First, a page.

I was wondering about why "fler" was used her versus "flera" and found this. http://www.thelocal.se/blogs/theswedishteacher/2011/01/24/mer-mera-fler-or-flera/
So when we have "Barnen vill ha fler bullar" it means the kids want more buns (than they have). They ate all their buns and want more.
Whereas "Barnen vill ha flera bullar" means either 1) they want several buns (each) or 2)they want more, that is the same meaning as fler.
When it comes to the sentence "Barnen vill ha flera bullar" I would immediately assume that you're talking about "several" buns. It is better to keep them apart and learn that
"fler" - "more" & "flera" - "several"
"Fler" really sounds a lot better than "flera" when talking about "more"...
Hey, you might find this helpful: Fler and flera can both be used when you are comparing something, for example: det kom fler/flera elever till lektionen idag än igår Or when it is used in a context where the swedish world: ytterligare can be used, for example: Nu finns det fler/flera människor som är emot den nya presidenten. HOWEVER! If you use it in a way it can mean ''more'' it is always flera. Viktoria äter flera bullar om dagen, eller, det finns flera drömmar ( a type of cookie) i kakburken.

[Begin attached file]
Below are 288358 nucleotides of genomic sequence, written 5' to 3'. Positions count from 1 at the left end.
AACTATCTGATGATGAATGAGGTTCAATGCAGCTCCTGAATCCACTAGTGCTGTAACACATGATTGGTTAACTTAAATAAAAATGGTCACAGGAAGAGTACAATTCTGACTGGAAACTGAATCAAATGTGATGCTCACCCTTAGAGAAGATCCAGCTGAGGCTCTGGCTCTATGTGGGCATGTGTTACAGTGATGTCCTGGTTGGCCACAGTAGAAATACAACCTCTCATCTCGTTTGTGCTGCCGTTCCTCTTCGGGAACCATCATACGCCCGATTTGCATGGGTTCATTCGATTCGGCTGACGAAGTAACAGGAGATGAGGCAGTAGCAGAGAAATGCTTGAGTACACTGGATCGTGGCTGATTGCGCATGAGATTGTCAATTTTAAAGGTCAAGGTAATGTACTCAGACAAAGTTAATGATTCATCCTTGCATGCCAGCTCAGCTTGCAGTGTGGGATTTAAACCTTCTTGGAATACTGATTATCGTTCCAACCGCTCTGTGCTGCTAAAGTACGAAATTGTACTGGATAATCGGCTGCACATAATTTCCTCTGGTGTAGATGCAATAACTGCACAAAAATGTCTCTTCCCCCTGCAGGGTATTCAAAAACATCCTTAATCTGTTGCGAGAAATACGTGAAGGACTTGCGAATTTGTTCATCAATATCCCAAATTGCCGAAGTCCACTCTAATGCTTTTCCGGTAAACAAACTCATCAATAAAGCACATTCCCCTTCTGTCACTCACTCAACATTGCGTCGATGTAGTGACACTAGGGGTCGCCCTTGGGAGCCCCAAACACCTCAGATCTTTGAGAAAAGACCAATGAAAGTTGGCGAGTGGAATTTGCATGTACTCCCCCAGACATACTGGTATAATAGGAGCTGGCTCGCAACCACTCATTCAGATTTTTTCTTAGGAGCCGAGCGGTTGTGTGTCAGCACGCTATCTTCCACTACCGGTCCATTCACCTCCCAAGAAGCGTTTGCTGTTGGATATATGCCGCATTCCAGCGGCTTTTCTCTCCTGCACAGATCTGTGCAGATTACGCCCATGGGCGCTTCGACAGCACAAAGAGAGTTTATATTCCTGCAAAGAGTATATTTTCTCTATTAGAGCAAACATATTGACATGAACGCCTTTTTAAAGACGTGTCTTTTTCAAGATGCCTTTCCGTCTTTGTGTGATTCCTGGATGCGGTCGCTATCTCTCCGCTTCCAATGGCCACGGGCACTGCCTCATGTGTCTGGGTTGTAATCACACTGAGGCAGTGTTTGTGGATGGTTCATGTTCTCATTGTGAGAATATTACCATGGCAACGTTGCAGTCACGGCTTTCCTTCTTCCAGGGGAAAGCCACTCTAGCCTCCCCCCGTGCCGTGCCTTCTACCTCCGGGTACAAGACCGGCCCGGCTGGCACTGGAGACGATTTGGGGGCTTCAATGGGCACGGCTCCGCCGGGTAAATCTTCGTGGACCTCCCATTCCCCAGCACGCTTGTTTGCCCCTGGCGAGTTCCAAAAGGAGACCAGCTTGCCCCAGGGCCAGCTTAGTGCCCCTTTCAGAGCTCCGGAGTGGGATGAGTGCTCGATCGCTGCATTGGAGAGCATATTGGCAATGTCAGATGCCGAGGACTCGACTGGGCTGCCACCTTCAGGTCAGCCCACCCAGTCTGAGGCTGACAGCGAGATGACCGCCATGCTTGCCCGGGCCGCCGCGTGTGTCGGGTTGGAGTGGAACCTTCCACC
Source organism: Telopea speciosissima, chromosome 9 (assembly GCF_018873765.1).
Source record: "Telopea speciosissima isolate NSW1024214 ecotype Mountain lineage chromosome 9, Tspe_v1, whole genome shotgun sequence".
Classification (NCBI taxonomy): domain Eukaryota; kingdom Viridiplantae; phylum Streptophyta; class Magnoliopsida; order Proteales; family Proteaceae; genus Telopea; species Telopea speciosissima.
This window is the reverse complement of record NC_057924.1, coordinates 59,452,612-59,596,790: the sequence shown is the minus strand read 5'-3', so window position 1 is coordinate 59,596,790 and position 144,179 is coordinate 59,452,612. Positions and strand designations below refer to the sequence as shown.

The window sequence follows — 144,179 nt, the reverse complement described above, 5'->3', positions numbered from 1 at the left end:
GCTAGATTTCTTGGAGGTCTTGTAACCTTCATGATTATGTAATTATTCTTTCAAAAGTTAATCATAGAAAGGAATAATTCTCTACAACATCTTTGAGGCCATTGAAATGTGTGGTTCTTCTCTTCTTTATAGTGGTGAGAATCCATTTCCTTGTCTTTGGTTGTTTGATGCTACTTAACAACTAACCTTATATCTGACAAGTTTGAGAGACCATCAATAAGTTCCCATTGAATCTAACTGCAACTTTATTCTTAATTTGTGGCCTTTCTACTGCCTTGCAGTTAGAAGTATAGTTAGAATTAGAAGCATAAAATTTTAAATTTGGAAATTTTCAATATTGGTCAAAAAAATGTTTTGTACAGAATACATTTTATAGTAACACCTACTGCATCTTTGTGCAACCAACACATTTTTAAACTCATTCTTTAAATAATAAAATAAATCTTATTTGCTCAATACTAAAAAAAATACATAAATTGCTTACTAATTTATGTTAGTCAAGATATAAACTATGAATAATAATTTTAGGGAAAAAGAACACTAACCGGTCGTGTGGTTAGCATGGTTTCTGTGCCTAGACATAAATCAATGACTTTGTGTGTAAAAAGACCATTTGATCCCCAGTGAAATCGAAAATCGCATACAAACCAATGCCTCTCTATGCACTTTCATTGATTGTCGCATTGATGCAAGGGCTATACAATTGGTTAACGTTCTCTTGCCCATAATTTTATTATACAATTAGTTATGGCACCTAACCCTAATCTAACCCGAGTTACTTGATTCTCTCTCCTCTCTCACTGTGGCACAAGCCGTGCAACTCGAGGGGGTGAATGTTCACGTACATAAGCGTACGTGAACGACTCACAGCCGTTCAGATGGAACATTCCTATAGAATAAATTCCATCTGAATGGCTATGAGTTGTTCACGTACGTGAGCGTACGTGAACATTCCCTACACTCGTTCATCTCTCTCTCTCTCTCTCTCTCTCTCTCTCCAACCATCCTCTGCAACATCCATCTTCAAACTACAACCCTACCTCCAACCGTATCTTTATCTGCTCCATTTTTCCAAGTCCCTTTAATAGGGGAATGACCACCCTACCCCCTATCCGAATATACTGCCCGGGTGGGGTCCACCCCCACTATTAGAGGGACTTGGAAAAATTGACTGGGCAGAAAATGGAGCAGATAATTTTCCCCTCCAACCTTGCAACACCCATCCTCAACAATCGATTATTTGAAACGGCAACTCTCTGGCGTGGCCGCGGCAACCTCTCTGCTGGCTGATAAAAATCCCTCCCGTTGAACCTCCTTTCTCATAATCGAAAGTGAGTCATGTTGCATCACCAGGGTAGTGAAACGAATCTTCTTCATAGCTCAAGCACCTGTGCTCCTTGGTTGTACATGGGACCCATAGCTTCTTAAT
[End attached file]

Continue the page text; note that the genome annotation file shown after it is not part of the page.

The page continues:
fler for countable things and mer for uncountable or mass nouns. Sometimes both work for the same noun, but then they mirror how you think of the thing in question, like here – it's possible to view bullar more as a mass noun, so mer is also accepted.
Some Swedish rolls are called frukostbullar, in case you're hungry. https://goo.gl/Hw6yRc
It looks like rolls or bread-rolls are accurate translations. I say it can't be a coincidence that the Swedish word for roll (like wheels or rolling out dough) is rullar which looks like bullar (hmmm which in turn shares a suspicious start with bun). This link had lots of languages' names for rolls:
In southern Sweden, "bullar" is used for "rolls" as well, otherwise "frallor (sg en fralla)".
It doesn't work, it randomu accpets any voice , please do rectify this bug !